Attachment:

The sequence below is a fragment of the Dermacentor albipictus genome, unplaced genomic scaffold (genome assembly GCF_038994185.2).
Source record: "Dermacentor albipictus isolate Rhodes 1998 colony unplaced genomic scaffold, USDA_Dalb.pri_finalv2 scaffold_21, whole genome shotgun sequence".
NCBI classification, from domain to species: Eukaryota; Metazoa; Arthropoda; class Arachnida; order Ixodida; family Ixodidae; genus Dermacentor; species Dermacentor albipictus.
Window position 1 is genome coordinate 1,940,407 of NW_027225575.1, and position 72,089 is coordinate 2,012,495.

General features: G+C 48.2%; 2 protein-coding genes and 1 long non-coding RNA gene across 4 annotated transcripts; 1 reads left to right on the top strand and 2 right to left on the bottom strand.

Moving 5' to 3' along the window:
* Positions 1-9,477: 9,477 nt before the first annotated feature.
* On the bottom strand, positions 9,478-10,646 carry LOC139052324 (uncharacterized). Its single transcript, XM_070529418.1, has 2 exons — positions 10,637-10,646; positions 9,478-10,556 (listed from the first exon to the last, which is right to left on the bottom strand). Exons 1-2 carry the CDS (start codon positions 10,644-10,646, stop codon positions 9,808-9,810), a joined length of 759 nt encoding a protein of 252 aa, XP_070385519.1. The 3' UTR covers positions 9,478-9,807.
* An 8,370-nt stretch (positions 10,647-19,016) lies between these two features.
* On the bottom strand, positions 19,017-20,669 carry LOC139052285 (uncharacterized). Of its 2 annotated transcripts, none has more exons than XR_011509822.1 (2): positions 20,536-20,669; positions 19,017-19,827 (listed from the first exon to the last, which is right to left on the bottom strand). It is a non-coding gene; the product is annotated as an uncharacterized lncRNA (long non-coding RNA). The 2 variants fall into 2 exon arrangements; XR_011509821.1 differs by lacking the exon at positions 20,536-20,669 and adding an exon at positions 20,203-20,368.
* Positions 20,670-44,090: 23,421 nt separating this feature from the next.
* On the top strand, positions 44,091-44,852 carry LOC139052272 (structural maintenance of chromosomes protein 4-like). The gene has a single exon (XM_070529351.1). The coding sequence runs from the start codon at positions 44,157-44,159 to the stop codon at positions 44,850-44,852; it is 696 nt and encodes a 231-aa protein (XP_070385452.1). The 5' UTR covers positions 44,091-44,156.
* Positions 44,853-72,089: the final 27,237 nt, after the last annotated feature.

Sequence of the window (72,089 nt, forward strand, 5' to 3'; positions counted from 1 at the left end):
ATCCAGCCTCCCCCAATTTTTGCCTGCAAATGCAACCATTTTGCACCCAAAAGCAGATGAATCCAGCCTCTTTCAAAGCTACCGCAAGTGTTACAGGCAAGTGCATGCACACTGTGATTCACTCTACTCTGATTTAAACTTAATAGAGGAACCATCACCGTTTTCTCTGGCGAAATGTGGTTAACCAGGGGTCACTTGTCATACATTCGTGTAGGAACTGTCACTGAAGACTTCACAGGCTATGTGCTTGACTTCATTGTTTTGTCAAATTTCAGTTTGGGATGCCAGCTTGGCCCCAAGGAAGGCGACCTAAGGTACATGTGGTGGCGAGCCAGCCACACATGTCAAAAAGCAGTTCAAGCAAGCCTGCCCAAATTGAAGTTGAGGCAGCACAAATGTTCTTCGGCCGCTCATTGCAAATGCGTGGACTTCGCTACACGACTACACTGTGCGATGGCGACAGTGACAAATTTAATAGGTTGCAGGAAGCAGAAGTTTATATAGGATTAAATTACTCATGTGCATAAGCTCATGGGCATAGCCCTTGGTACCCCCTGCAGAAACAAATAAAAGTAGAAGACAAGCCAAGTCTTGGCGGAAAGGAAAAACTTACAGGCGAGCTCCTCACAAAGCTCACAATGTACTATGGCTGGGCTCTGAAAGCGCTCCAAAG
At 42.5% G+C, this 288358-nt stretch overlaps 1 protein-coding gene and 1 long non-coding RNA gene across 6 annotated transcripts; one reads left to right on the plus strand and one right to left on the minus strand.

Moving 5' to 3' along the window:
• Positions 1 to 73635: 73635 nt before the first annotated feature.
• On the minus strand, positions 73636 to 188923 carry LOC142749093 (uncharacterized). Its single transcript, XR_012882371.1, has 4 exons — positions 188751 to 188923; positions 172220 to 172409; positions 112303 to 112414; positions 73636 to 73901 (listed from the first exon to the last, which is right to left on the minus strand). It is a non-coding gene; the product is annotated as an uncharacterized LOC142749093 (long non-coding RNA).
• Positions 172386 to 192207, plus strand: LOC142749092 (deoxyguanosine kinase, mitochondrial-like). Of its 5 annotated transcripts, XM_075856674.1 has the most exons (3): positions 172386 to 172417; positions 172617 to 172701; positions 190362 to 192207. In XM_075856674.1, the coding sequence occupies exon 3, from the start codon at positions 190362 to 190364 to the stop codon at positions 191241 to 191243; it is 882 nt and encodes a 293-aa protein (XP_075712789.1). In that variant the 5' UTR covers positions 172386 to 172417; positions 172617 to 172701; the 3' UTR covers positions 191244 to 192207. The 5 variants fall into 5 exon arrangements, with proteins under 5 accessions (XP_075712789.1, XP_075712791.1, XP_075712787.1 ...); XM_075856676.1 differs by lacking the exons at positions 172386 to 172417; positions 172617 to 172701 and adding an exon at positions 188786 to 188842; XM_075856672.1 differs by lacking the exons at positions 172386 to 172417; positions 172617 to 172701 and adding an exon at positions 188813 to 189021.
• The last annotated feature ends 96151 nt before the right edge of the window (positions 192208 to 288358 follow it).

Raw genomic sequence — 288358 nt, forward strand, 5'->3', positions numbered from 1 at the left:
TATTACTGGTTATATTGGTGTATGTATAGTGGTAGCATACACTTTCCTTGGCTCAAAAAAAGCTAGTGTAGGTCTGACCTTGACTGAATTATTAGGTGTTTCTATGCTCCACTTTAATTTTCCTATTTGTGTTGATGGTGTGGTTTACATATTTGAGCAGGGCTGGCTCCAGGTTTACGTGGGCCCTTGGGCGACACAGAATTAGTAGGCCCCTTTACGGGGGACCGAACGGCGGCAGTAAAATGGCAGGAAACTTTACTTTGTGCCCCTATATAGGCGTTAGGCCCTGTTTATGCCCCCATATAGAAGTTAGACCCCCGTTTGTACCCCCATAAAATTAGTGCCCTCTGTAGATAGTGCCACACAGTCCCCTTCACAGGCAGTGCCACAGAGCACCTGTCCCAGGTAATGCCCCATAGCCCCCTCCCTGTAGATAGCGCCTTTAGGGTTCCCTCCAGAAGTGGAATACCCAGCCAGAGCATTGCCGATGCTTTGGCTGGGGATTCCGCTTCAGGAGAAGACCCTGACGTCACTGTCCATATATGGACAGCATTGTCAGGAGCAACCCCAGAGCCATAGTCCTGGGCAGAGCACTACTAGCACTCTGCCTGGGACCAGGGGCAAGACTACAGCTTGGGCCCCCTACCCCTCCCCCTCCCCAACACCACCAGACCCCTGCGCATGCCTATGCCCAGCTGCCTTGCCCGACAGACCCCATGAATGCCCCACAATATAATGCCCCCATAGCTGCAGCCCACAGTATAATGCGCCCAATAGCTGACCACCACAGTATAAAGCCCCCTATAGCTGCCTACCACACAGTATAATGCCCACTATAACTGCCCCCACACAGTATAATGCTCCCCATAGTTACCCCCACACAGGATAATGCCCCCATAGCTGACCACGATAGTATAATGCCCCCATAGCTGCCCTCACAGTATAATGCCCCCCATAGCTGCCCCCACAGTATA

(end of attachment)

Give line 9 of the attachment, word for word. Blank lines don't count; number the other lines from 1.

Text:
* An 8,370-nt stretch (positions 10,647-19,016) lies between these two features.